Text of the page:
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Rubio: 5 steps to beat Ebola

By Marco Rubio
updated 12:07 AM EDT, Thu October 16, 2014
STORY HIGHLIGHTS
  • Marco Rubio: Americans lack confidence in government's ability to fight crises like Ebola
  • But U.S. is country best equipped to tackle nightmare problems of Ebola, he says
  • Important that U.S. help beat the disease in West Africa to ease threat to U.S., Rubio says

Editor's note: Sen. Marco Rubio, a Republican from Florida, is a member of the Senate Foreign Relations and Intelligence committees. The opinions expressed in this commentary are solely those of the author.

(CNN) -- Today's world is more interconnected than ever, making the transmission of communicable diseases that originate abroad easier to reach our shores. And the ongoing Ebola outbreak is simply the latest unsettling reminder that all the benefits of an interconnected world also come with significant risks that must be addressed and mitigated.

Sen. Marco Rubio
Sen. Marco Rubio

This Ebola outbreak likely began with a 2-year-old in the rain forest of Guéckédou, Guinea, and it has now reached halfway around the world to Dallas, Texas, where this terrible disease claimed its first victim in the United States, Thomas Eric Duncan, last Wednesday. We have the ability to prevent a significant outbreak of the virus here in the United States, but President Obama must act much more quickly and effectively if we are going to combat the disease at its source, and thus hinder further overseas transmission and ultimately prevent the spread of the disease outside Africa.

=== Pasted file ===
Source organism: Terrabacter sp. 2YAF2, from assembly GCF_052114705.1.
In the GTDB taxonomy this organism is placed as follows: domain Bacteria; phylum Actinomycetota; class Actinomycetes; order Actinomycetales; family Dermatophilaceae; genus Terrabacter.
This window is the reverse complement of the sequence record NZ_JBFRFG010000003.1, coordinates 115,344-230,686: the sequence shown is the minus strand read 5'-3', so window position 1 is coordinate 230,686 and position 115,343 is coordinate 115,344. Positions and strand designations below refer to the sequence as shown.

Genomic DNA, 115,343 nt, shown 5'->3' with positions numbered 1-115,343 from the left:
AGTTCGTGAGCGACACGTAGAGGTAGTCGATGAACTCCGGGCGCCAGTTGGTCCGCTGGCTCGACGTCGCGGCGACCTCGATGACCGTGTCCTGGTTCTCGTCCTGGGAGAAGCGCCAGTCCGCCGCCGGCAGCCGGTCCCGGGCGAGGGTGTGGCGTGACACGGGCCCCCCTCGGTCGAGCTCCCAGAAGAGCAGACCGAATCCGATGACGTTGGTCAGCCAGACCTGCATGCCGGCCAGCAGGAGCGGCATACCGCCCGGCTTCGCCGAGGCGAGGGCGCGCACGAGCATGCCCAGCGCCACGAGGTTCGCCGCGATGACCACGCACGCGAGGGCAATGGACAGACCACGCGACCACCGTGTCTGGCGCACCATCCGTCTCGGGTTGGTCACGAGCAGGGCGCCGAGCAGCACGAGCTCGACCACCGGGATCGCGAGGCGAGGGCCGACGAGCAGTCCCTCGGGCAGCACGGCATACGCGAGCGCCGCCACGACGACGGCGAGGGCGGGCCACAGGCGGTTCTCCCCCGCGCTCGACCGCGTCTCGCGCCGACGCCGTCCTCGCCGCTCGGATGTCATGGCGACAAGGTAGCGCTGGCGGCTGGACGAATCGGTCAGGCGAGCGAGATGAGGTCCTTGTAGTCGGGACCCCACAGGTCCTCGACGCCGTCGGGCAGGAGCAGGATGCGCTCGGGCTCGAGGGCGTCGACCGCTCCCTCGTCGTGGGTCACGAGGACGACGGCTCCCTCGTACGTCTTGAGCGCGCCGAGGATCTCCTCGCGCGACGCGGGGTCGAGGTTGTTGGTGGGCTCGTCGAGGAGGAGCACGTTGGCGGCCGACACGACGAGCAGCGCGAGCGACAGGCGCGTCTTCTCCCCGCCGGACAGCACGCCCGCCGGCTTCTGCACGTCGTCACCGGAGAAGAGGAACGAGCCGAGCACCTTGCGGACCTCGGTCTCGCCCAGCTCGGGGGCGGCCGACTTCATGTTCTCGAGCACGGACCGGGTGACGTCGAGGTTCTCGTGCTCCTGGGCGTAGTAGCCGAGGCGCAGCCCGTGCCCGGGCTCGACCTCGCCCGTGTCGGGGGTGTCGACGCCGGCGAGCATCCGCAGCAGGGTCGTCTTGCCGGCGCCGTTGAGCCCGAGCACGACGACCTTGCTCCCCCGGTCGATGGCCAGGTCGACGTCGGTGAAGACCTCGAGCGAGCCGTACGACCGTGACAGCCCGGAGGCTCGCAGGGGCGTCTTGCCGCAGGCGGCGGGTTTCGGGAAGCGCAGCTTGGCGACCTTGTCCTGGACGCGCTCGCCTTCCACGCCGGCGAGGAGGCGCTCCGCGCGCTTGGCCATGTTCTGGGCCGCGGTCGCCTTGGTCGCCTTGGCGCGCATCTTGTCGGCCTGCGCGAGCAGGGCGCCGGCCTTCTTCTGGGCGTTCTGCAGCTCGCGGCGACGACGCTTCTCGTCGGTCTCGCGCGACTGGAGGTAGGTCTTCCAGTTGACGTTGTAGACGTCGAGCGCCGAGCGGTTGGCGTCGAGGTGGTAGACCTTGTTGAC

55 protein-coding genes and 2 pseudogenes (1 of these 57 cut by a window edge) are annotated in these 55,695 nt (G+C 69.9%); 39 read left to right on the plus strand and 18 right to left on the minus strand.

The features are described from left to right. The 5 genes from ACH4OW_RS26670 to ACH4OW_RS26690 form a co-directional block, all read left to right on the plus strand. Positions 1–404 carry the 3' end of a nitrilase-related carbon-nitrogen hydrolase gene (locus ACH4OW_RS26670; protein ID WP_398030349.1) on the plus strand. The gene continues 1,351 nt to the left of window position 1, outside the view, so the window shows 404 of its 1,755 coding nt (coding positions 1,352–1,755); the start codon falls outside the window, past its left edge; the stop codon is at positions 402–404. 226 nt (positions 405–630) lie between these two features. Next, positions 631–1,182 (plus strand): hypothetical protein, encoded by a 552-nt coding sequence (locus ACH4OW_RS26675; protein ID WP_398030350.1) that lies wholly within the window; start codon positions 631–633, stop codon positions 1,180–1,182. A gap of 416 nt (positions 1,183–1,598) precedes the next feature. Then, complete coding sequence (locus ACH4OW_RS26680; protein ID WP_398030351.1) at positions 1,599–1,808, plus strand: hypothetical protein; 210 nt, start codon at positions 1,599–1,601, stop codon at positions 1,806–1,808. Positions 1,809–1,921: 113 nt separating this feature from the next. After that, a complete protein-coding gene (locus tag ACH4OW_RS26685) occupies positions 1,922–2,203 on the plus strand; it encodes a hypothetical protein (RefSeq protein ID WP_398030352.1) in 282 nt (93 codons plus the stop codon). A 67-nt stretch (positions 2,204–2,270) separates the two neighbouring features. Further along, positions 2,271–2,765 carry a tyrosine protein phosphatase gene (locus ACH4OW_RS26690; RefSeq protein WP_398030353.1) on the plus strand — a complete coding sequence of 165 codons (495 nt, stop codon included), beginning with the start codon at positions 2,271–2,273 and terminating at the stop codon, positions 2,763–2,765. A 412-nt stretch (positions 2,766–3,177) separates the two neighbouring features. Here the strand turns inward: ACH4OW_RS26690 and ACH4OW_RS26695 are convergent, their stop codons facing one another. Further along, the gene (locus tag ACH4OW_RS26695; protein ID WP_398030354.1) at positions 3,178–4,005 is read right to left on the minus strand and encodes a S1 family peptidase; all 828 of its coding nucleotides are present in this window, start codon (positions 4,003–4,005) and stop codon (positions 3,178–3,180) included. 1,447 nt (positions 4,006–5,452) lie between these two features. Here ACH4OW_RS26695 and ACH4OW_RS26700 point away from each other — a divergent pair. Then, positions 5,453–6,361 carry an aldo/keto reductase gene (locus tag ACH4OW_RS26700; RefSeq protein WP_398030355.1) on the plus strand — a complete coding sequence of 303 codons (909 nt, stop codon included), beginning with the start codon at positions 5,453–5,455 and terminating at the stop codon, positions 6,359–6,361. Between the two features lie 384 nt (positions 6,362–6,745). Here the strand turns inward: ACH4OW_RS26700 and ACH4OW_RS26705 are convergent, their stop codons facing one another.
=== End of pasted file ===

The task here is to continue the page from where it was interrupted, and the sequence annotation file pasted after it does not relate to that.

This challenge will only be made more difficult because many Americans lack confidence in our government's ability to effectively confront crises like this one.

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Beginning with the first case in Guinea last December, the response to the Ebola outbreak by the international community has been slow and inadequate. Local health systems, which were weak at best, have been completely devastated as many health workers became victims of this deadly virus. The United States initially stood back and allowed the global response to be led by the World Health Organization, which failed to combat Ebola in its earliest stages. As a result, Ebola ballooned from a local problem to a regional problem, and now to a global problem.